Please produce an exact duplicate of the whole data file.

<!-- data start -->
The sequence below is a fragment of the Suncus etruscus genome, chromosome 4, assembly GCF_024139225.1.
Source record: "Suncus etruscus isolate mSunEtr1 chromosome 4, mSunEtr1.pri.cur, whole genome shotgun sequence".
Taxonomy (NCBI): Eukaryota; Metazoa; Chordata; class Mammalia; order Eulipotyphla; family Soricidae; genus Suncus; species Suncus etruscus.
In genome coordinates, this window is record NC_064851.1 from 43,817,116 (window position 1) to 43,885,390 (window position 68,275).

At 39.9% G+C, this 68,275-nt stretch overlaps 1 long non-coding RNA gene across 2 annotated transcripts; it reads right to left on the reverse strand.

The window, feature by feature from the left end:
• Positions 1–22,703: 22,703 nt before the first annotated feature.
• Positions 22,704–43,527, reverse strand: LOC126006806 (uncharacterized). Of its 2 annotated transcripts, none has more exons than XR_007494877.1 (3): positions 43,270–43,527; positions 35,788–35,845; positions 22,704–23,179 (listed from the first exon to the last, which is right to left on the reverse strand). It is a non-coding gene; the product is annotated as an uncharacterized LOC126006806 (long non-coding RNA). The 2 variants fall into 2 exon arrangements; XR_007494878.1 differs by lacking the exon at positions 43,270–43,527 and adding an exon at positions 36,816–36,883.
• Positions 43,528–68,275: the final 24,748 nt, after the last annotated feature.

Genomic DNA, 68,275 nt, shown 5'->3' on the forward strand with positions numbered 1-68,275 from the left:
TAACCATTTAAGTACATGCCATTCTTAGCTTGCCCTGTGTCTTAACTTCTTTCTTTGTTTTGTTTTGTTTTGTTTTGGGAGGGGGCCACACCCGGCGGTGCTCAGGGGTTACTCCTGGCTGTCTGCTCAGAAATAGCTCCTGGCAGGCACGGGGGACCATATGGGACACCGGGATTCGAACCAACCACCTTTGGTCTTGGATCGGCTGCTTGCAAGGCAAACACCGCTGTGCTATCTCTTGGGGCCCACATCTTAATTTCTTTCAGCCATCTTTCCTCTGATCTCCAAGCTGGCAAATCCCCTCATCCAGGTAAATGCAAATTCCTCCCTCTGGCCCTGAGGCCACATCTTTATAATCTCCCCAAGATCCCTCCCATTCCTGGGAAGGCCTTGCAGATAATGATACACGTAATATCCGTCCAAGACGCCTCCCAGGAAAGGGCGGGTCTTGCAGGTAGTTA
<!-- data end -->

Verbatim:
The sequence below is a fragment of the Suncus etruscus genome, chromosome 4, assembly GCF_024139225.1.
Source record: "Suncus etruscus isolate mSunEtr1 chromosome 4, mSunEtr1.pri.cur, whole genome shotgun sequence".
Taxonomy (NCBI): Eukaryota; Metazoa; Chordata; class Mammalia; order Eulipotyphla; family Soricidae; genus Suncus; species Suncus etruscus.
In genome coordinates, this window is record NC_064851.1 from 43,817,116 (window position 1) to 43,885,390 (window position 68,275).

At 39.9% G+C, this 68,275-nt stretch overlaps 1 long non-coding RNA gene across 2 annotated transcripts; it reads right to left on the reverse strand.

The window, feature by feature from the left end:
• Positions 1–22,703: 22,703 nt before the first annotated feature.
• Positions 22,704–43,527, reverse strand: LOC126006806 (uncharacterized). Of its 2 annotated transcripts, none has more exons than XR_007494877.1 (3): positions 43,270–43,527; positions 35,788–35,845; positions 22,704–23,179 (listed from the first exon to the last, which is right to left on the reverse strand). It is a non-coding gene; the product is annotated as an uncharacterized LOC126006806 (long non-coding RNA). The 2 variants fall into 2 exon arrangements; XR_007494878.1 differs by lacking the exon at positions 43,270–43,527 and adding an exon at positions 36,816–36,883.
• Positions 43,528–68,275: the final 24,748 nt, after the last annotated feature.

Genomic DNA, 68,275 nt, shown 5'->3' on the forward strand with positions numbered 1-68,275 from the left:
TAACCATTTAAGTACATGCCATTCTTAGCTTGCCCTGTGTCTTAACTTCTTTCTTTGTTTTGTTTTGTTTTGTTTTGGGAGGGGGCCACACCCGGCGGTGCTCAGGGGTTACTCCTGGCTGTCTGCTCAGAAATAGCTCCTGGCAGGCACGGGGGACCATATGGGACACCGGGATTCGAACCAACCACCTTTGGTCTTGGATCGGCTGCTTGCAAGGCAAACACCGCTGTGCTATCTCTTGGGGCCCACATCTTAATTTCTTTCAGCCATCTTTCCTCTGATCTCCAAGCTGGCAAATCCCCTCATCCAGGTAAATGCAAATTCCTCCCTCTGGCCCTGAGGCCACATCTTTATAATCTCCCCAAGATCCCTCCCATTCCTGGGAAGGCCTTGCAGATAATGATACACGTAATATCCGTCCAAGACGCCTCCCAGGAAAGGGCGGGTCTTGCAGGTAGTTA